Not too late for flu vaccine
SOUTH Africans have been urged to get their flu vaccinations, with doctors saying if you have not had your flu vaccination, it’s not too late to do so.
This as the winter season starts to set in.
Influenza or flu as its commonly known can lead to hospitalisation or even death.
It is estimated that the flu kills between 6000 and 11000 people in South Africa every year.
Symptoms include cough, muscle aches, runny nose, headaches and congestion among others.
Those who are at risk including the elderly, pregnant women, small children and those with chronic diseases such as diabetes have also been urged to get vaccinated.
Johannesburg based doctor Buhle Beba stressed the importance of getting vaccinated against flu saying “it means less cases for us”.
“You are not only avoiding getting sick and the possibility of being hospitalised or even death, you are reducing the number of people who present with flu at our facilities,” Dr Beba said.
“We usually get a lot of flu cases right in the middle of winter, so it’s not too late to get vaccinated now.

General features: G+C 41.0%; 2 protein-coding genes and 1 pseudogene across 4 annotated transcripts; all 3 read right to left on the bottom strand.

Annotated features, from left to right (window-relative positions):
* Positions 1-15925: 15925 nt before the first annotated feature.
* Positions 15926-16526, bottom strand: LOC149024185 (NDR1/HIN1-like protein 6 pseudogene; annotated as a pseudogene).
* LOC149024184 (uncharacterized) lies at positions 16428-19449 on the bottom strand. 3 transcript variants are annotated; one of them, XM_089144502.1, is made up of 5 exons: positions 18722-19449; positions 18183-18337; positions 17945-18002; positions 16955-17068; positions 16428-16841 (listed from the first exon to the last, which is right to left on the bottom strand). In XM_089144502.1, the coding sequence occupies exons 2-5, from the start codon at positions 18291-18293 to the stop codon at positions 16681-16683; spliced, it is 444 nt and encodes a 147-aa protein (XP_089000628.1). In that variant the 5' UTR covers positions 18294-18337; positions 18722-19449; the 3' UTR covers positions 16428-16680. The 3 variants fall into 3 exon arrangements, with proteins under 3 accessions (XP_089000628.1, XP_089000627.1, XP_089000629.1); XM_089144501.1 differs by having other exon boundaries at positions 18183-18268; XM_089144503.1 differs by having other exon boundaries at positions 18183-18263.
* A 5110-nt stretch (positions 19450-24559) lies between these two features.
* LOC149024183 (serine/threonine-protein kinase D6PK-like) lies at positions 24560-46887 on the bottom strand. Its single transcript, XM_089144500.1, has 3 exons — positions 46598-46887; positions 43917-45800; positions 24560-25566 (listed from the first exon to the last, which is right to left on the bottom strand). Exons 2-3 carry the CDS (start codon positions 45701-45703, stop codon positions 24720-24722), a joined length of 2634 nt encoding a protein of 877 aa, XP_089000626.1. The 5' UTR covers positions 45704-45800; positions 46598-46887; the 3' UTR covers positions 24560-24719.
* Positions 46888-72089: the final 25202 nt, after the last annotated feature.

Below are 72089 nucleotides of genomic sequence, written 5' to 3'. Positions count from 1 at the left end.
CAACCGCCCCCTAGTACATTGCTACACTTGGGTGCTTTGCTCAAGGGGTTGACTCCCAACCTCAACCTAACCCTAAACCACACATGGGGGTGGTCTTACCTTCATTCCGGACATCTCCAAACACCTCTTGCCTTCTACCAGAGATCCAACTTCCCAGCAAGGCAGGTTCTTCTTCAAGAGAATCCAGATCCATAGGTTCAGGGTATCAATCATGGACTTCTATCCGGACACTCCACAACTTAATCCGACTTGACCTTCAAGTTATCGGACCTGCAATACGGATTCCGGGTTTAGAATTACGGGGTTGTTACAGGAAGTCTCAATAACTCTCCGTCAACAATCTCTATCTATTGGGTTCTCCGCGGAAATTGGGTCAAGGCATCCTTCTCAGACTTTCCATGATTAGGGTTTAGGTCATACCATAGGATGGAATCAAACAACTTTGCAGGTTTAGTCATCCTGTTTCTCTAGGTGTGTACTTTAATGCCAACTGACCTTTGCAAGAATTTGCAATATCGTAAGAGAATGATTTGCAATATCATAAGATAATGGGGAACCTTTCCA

“Of course it’s not a hundred percent but it drastically cuts down the chances of a person getting flu,” he said.
General practitioner Dr Mags Moodley stressed the importance of getting vaccinated early to give the vaccine time to start working.
“People must always remember that the flu vaccine takes four to five weeks to activate in your system, for your body to build antibodies so it’s better to take it around February, March, April before the flu season starts,” he said.
Dr Beba said the duration of flu was dependent on various factors such as the person with the flu, the strain of flu and what the person was doing to combat flu.
Beba recommended drinking a lot of fluids and bed rest.
Those with chronic illness have been advised to seek medical help should they experience severe flu symptoms.
Children and the elderly are often the hardest hit by flu.
It is estimated that South Africa loses more than R2bn each year due to colds and flu.